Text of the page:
Enhanced Notifications in Android N with Direct Reply

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James

One of my favorite parts of Android has to be it’s notification system enabling developers to directly connect to their users outside of the main application. With the launch of Android N, notifications are getting a visual make-over including a new material design with re-arranged and sized content to make them easier to digest and some new details specific for Android N such as app name and an expander. Here is a nice visual overview of the change from Android M to N:

Android N Notification

Visuals aren’t the only thing getting updated in Android N, as there are a bunch of great new features for developers to take advantage of. Bundled Notifications allow developers to group notifications together by using the Builder.SetGroup() method. Custom Views have been enhanced and it is now possible to use the system notification headers, actions, and expanded layouts with a custom view. Finally, my favorite new feature has to be Direct Reply, allowing users to reply to a message within a notification so they don’t even have to open up the application. This is similar to how Android Wear applications could send text back to the main application.

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Getting Started

In previous versions of Android, all developers could handle was notification and action tap events, which would launch an Activity or a service/broadcast receiver when using an action. The idea of Direct Reply is to extend an action with a RemoteInput to enable users to reply to a message without having to launch the application. It’s best practice to handle responding to messages inside of an Activity as the user may decide to tap on the notification or may be on an older operating system.

A pre-requisite to implementing Direct Reply is that we must have a broadcast receiver or service implemented that can receive and process the incoming reply from the user. For this example, we’ll be launching a notification from our MainActivity that will send an Intent with a value of “com.xamarin.directreply.REPLY” that our broadcast receiver will filter on.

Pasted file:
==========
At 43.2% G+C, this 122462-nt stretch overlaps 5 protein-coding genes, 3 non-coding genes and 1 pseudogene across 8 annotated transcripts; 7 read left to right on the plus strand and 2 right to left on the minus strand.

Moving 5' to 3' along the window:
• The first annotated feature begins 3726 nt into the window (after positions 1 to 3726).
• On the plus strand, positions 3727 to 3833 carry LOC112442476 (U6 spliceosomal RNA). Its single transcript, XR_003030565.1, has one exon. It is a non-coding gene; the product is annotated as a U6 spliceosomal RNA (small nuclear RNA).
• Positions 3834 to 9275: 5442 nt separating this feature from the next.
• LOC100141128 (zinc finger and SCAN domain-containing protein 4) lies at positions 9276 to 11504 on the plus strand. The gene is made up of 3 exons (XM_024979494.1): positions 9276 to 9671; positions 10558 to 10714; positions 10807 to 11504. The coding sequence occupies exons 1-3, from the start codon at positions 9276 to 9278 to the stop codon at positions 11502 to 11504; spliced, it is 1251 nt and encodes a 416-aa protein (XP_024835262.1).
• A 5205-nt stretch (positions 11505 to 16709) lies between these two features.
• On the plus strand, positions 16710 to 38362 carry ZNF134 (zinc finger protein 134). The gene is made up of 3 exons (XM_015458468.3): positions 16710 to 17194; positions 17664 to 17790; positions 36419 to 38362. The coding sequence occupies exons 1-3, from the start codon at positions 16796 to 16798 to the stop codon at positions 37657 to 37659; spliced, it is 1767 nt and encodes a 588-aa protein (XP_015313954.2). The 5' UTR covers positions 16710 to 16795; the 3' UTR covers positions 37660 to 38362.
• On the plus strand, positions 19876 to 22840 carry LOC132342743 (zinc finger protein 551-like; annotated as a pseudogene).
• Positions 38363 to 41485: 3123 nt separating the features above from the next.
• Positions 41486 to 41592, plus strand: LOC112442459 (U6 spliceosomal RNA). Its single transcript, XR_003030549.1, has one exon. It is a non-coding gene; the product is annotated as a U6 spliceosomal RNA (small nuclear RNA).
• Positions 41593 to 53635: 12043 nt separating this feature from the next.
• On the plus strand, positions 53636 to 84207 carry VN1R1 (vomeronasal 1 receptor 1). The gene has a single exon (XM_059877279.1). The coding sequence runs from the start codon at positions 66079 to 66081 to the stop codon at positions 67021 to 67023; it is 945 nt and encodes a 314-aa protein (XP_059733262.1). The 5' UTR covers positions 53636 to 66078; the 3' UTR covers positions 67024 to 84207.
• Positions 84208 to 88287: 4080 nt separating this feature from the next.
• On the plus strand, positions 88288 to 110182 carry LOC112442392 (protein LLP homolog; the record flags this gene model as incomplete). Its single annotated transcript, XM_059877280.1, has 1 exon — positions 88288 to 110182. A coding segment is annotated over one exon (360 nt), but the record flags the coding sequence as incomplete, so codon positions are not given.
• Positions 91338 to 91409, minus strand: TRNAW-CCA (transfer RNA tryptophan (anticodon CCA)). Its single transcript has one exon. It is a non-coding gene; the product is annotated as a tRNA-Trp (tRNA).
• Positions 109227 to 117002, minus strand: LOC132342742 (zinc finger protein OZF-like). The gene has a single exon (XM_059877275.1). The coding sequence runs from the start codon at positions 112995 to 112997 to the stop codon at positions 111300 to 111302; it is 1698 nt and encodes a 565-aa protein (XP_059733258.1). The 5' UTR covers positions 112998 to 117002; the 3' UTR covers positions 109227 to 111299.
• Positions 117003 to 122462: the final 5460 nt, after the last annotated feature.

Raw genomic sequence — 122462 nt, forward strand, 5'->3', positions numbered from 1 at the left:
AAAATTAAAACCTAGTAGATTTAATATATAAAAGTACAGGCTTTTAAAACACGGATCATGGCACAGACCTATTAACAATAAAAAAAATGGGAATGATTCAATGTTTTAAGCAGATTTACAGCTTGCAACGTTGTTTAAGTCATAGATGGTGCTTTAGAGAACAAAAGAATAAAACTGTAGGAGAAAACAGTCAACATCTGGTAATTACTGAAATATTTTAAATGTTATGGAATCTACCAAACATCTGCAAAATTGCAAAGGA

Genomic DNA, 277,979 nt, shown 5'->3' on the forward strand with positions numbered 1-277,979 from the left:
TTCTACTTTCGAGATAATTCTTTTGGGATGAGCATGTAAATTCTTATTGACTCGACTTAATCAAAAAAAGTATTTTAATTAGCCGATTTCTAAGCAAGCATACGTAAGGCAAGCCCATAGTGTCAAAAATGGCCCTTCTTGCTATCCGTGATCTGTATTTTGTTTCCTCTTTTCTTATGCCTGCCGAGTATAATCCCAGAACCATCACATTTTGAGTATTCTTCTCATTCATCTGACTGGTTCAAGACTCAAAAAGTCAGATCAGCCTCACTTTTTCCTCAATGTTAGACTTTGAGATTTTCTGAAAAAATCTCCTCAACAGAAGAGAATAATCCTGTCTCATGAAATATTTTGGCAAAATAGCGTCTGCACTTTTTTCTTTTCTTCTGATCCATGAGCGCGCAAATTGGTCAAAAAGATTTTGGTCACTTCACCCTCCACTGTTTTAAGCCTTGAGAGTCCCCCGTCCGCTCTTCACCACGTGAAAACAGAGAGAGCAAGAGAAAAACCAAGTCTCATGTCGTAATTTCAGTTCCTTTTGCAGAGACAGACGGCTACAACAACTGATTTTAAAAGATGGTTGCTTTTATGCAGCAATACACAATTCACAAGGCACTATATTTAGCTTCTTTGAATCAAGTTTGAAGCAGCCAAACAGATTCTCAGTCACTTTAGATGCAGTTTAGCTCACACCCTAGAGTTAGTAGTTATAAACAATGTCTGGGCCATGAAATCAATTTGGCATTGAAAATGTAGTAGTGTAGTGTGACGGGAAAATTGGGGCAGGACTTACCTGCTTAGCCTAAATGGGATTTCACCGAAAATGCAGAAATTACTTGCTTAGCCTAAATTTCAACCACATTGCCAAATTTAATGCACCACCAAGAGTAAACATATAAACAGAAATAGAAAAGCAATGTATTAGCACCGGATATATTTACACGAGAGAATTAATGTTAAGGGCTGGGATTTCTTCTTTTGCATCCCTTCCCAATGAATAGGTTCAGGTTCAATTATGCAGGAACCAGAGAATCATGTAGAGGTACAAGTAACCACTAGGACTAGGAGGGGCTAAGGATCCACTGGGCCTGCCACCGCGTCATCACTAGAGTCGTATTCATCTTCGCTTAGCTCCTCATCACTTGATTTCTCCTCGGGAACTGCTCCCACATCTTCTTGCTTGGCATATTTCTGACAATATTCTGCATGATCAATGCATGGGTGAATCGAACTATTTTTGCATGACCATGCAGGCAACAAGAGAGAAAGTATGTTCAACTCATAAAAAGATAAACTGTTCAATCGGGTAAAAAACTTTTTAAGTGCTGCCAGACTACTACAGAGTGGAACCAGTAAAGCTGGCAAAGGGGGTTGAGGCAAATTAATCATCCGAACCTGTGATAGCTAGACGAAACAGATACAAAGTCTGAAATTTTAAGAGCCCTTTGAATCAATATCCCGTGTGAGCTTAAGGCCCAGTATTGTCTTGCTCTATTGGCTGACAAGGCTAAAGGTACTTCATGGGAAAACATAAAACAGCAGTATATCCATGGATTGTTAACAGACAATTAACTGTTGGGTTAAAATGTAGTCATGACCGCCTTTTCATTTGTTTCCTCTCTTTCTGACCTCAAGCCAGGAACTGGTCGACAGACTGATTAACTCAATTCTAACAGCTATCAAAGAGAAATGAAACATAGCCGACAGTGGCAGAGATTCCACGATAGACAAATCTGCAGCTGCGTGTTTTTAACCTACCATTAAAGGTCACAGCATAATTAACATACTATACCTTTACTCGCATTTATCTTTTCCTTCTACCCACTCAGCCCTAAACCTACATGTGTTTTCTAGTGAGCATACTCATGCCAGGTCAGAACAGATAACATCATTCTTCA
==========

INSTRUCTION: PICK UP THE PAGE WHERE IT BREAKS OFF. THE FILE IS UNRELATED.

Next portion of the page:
First, ensure that the latest Android Support Library v4 NuGet is installed in the Android application to use the compatibility mode for notifications.

In our MainActivity, we’ll create a few constant strings that can be referenced later in the code:

Create a Pending Intent

An Android Pending Intent is a description of an Intent and target action to perform with it. In this case, we want to create one that will trigger our reply action if the user is on Android N, or that will launch the Main Activity if the user is on an older devices.

Create and Attach RemoteInput

The key to direct reply is to create and attach a RemoteInput, which will tell Android that this action that we’re adding is a direct reply and thus should allow the user to enter text.

After we have the RemoteInput we can create a new action and attach it to it a new action:

Build and Send Notification

With our action with remote input created, it’s finally time to send the notification.

Now our notification is live with the remote input visible:
notification

Processing Input

When the user inputs text into the direct reply, we’re able to retrieve the text from the Intent that is passed in with just a few lines of code:

This should be done in a background service or broadcast receiver with the “com.xamarin.directreply.REPLY” Intent Filter specified.

Here’s our final BroadcastReceiver that will pop up a toast message and will update the notification to stop the progress indicator in the notification:

Learn More

To learn more about the great new features in Android N, including Notification enhancements, be sure to read our full Android N Getting Started Guide. You can find a full example of Direct Reply and other notification enhancements in our Samples Gallery.

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James Montemagno

Principal Program Manager, Mobile Developers Tools

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